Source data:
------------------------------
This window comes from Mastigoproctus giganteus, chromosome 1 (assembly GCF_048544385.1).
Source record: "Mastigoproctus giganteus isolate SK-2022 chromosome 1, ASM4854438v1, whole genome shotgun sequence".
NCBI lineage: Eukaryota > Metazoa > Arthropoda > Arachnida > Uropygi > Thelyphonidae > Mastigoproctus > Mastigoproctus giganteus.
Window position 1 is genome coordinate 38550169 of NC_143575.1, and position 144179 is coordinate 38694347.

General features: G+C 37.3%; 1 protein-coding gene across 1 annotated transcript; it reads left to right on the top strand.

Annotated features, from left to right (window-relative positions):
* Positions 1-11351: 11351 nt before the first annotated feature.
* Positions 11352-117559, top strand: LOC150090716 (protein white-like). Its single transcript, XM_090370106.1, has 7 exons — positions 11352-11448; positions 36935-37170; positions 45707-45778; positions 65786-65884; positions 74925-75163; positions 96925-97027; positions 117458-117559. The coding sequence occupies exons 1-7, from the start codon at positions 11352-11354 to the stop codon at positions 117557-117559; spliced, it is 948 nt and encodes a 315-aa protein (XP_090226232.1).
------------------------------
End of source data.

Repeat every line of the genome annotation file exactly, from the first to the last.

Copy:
This window comes from Mastigoproctus giganteus, chromosome 1 (assembly GCF_048544385.1).
Source record: "Mastigoproctus giganteus isolate SK-2022 chromosome 1, ASM4854438v1, whole genome shotgun sequence".
NCBI lineage: Eukaryota > Metazoa > Arthropoda > Arachnida > Uropygi > Thelyphonidae > Mastigoproctus > Mastigoproctus giganteus.
Window position 1 is genome coordinate 38550169 of NC_143575.1, and position 144179 is coordinate 38694347.

General features: G+C 37.3%; 1 protein-coding gene across 1 annotated transcript; it reads left to right on the top strand.

Annotated features, from left to right (window-relative positions):
* Positions 1-11351: 11351 nt before the first annotated feature.
* Positions 11352-117559, top strand: LOC150090716 (protein white-like). Its single transcript, XM_090370106.1, has 7 exons — positions 11352-11448; positions 36935-37170; positions 45707-45778; positions 65786-65884; positions 74925-75163; positions 96925-97027; positions 117458-117559. The coding sequence occupies exons 1-7, from the start codon at positions 11352-11354 to the stop codon at positions 117557-117559; spliced, it is 948 nt and encodes a 315-aa protein (XP_090226232.1).